Most of what you see today as "Göcek" is actually a town purpose built on a grid plan in late 1980s/early 1990s to boost and serve then newly-emerging tourism in the area, on what was then the coastal plains of the village of Göcek. Up to that date, much of the plains was covered with marshes and some farmland, along with a small port used for exporting logs harvested from surrounding forests for paper-milling and chromium ore, found abundantly and extracted since late 19th century in the surrounding mountains and the reason of many men from surrounding towns—who are now commemorated by a bronze mine worker statue at the town plaza—immigrating to look for a job at a time when, in the absence of tourism, there were little alternative ways of earning livelihood in this hilly region unfit for large agricultural operations.
The "real" village of Göcek, lying about 2-3 km uphill from waterfront and north of main highway, is still extant and retains its village atmosphere to some degree, with freely roaming sheepdogs and roosters here and there, and omnipresent mulberry trees casting their deep shadows much needed in this sunny and hot climate—quite a different world from the town centre, in short. However, the village itself is now being slowly engulfed by summer villas of urban dwellers from elsewhere.
Göcek experiences an average of 300 days of sunshine annually—you will indeed be hard pressed to find a single cloud formation in the skies in long summer, when temperatures constantly range between 35°C and 40°C during the day and no lower than 27°C during the night. Average winter—which, in fact, would be called "spring" really, in more northern climates—temperature is +17°C.
Water temperature at the bay is more or less around 25°C on the average during summer.
Nearest airport is located in Dalaman, which receives domestic as well as international flights. From Dalaman Airport, you can take service shuttles run by Havaş  to Fethiye and get off at the junction of Göcek town centre - from there, it's about 10 minutes of walk to the town centre.
Buses heading for Fethiye from major cities of the country pass through Göcek.
D400 connects Göcek north and south. When coming from north (Dalaman, Gökova, Muğla), you may take the tunnel to avoid the very winding and narrow road over the mountain, which is 5 km longer than the route via tunnel. However, this option has a price: Tunnel costs 3 TL/car/one-way and accompanying pessengers won't be able to enjoy the scenery of the mountain road.
There is a car-park at the entrance of the town.
Göcek has three (or more?) yacht marinas, all located in town centre.
Göcek is a very walkable place, with the distance from one end to another not exceeding half an hour's walk.
While the town of Göcek itself has very little to see, its major draw is the coves and isles—which are collectively called Oniki Adalar, i.e. "Twelve Islands"—of the Gulf of Göcek, surrounded by mountains and pine forests rising right from the coastline.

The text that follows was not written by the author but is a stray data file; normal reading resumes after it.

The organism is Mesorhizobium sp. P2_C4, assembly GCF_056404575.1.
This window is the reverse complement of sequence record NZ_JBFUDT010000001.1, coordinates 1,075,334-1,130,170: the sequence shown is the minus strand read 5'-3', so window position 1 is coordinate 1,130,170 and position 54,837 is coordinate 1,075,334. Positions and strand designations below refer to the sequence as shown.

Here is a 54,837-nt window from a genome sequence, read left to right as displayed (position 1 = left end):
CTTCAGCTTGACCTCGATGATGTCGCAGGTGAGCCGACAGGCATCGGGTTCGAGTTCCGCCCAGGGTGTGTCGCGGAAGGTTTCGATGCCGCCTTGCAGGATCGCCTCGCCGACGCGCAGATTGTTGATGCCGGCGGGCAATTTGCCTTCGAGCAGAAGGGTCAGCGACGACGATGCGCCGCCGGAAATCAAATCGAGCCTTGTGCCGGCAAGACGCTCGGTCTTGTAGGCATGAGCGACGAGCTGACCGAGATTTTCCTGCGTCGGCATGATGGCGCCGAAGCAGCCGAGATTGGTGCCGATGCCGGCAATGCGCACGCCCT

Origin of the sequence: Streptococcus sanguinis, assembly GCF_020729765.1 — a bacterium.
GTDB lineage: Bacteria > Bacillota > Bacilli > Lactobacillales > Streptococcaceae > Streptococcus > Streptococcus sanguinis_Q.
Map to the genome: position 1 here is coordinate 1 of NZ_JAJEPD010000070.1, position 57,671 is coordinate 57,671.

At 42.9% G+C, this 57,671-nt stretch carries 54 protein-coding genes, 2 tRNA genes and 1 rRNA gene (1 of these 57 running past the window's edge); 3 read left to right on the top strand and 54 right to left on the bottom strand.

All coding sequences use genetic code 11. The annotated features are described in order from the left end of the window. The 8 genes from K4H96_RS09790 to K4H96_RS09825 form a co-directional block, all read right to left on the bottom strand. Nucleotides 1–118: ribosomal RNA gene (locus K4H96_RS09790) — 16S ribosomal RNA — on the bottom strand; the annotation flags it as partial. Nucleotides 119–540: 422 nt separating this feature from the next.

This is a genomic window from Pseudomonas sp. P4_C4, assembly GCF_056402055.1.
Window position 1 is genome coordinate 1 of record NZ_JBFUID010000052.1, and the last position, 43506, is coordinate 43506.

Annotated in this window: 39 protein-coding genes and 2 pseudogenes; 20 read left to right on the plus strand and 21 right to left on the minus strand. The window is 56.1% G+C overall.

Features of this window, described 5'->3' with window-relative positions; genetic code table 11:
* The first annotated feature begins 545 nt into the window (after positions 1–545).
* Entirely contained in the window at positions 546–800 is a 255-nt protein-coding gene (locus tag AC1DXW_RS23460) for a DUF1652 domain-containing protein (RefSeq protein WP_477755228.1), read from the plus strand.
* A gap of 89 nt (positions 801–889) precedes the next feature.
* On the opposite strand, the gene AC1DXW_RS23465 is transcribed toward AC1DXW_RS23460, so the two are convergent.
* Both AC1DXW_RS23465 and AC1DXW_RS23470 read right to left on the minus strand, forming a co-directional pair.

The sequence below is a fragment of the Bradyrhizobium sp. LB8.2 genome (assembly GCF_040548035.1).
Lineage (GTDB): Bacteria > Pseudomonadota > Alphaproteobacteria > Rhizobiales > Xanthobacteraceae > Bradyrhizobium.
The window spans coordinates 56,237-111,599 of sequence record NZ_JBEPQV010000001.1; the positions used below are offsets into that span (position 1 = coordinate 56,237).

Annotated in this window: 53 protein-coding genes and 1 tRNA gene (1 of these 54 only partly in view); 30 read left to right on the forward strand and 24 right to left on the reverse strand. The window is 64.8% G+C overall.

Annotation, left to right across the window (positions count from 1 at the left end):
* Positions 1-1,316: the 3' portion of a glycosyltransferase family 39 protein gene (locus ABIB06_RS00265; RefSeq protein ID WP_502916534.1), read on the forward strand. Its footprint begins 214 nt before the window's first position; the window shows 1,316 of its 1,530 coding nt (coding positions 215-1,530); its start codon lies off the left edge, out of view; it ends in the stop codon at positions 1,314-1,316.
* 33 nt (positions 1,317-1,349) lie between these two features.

Having said that, though, the beautifully-landscaped and palm lined waterfront promenade can be a sight in itself.
The pleasant Central Mosque (Merkez Camii), just behind the waterfront at the side of town plaza, with its non-traditional red-tile roof and colourful tiles with illustrations relating to Göcek's history and seafaring on its outside fountain, might be worth a check.
Most of the commerce in town takes place in and around Okaliptüs İş Merkezi in the centre of the town. Banks (and their ATMs) are located there, as well as a number of stores offering stuff related to yachting.
Some national and international grocery store chains, such as Carrefour, Migros, Tansaş, and BİM, have stores in the town. Most have free deliveries to the marinas, however, the delivery is usually made by local youngsters with no affiliation to the stores and in the expectation of a tip, so even the smallest tip will be welcome by the delivery boys who receive no salary from the stores.
Baran Café in the city center is reliable. Good food and late opening hours. Simple ambiance but clean.
Many guesthouses, mostly occupying two-storey buildings with little gardens, can be found around the town and in İnlice, a nearby beachfront village to southeast, off the highway to Fethiye.
Göcek is a very safe place, with local jandarma (Turkish military police responsible for rural safety) officers doing fairly regular patrols along the waterfront, town plaza, and main shopping street. They also have a station in town centre, a block inland from waterfront just on the bank of a creek, where you can file a report should you encounter any problems.
The telephone code of Göcek is (+90) 252.